"bookmagic418.blogspot.com
Scribe
debbook
Posts: 1,823
Registered: ‎05-03-2008
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Re: Alice Hoffman, June 22-26


Bethanne wrote:

Alice_Hoffman wrote:

I was involved with the design of the book -- and I love the result, but the edgy papers were a lovely surprise.

 

I started off following everyone who tweeted me -- but I became too confused, and so follow as many as I can follow at the moment. Twitter is still something that I'm learning how to use.  


Alice, Twitter is something we're ALL still learning how to use. You're tweeting quite well! :smileyhappy: I know that I and my fellow readers are truly glad that novelists like you are on it. 
I'm delighted to hear you were involved with the design of THE STORY SISTERS, because it really is well done, including those edgy papers. Yours and a couple of other recent novels I've purchased have been beautifully put together and remind me of why I love traditional, bound books.
Bethanne 

 


I love my kindle but I can't read one of my beloved writers on it. I will have to get The Story Sisters in paperbook to sit on the shelf with the rest of her novels. Though with budgets, I may have to wait until it comes out in paperback to own it.

A room without books is like a body without a soul.~ Cicero...
"bookmagic418.blogspot.com
Author
Alice_Hoffman
Posts: 18
Registered: ‎05-21-2009
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Re: Alice Hoffman, June 22-26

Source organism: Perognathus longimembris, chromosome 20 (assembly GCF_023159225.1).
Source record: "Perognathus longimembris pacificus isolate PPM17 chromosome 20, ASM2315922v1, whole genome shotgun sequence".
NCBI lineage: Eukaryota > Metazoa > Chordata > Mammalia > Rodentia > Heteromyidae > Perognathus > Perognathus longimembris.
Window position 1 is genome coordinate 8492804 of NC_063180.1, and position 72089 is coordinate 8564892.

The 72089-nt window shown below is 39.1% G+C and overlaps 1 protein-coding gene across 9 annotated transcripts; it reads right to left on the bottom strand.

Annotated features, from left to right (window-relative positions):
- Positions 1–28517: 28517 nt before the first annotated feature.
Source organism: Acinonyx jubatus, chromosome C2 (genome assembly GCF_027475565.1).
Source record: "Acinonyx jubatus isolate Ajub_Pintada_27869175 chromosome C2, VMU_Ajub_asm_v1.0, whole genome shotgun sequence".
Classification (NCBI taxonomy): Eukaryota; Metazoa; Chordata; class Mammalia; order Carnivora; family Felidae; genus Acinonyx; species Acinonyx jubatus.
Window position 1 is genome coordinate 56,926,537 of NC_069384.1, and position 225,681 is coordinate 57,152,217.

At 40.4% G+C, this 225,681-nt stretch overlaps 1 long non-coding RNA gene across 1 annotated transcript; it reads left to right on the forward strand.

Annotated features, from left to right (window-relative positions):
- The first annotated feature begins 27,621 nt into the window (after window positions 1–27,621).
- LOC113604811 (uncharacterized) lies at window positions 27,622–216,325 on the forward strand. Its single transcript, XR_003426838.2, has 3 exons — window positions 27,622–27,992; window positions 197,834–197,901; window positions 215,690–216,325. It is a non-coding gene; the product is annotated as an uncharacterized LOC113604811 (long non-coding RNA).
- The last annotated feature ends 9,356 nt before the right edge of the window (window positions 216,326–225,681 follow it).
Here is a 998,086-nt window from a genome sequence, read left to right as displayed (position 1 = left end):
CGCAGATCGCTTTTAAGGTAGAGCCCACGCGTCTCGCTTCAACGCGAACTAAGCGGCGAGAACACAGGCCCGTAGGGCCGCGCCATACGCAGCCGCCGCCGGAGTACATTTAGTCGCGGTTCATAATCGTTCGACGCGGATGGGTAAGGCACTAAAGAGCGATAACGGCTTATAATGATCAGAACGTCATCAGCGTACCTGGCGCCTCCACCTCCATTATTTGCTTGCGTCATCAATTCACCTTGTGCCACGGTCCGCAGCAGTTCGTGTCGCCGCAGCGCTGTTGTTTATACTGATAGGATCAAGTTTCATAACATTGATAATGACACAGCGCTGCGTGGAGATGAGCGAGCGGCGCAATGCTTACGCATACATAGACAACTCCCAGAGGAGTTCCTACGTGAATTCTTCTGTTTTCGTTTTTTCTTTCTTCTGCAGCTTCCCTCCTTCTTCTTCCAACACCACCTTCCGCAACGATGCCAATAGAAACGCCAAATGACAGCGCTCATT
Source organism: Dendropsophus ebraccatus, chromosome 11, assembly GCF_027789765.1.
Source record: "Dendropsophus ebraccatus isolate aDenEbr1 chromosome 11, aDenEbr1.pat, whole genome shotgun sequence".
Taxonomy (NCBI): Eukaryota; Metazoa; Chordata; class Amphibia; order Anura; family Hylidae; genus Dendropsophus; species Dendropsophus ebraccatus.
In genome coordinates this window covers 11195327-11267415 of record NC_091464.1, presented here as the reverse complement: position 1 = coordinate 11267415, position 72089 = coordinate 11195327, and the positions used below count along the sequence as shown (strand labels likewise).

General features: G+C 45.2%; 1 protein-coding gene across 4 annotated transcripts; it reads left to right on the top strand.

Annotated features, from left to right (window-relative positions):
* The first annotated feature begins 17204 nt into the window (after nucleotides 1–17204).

I want to thank all my readers for coming out for The Story Sisters, and for supporting the book. I think writers always feel closest to the book they have most recently finished, and that's true for me. It's difficult to say good bye to characters you've lived with, spent every day with, know better than you know anyone else.

 

Thanks Bethanne for leading the conversation and putting up with my arguments about literature. 

 

For me, writing The Story Sisters was a way to thread my love of fairy tales and of story telling into a modern novel and have it feel "real" and timeless both.

  

Can stories save your life? I don't know. They saved mine. 

 

Now I'm going to Paris, to sit on a bench and think about what comes next. If I see Claire walking there with her old dog, I'll let you know. Have a great summer. 

 

Alice 

Inspired Correspondent
Bethanne
Posts: 495
Registered: ‎10-24-2008
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Re: Alice Hoffman, June 22-26


Alice_Hoffman wrote:

I want to thank all my readers for coming out for The Story Sisters, and for supporting the book. I think writers always feel closest to the book they have most recently finished, and that's true for me. It's difficult to say good bye to characters you've lived with, spent every day with, know better than you know anyone else.

 

Thanks Bethanne for leading the conversation and putting up with my arguments about literature. 

 

For me, writing The Story Sisters was a way to thread my love of fairy tales and of story telling into a modern novel and have it feel "real" and timeless both.

  

Can stories save your life? I don't know. They saved mine. 

 

Now I'm going to Paris, to sit on a bench and think about what comes next. If I see Claire walking there with her old dog, I'll let you know. Have a great summer. 

 

Alice 


Thank you, Alice, so much -- for your thoughts and your patience and yes, your arguments. It's wonderful to know that a novelist cares enough about literature and her literary output to put forth her thoughts.
I know that our participants have greatly appreciated your participation, too. Have a wonderful time in Paris, and all the best with what comes next.
Bethanne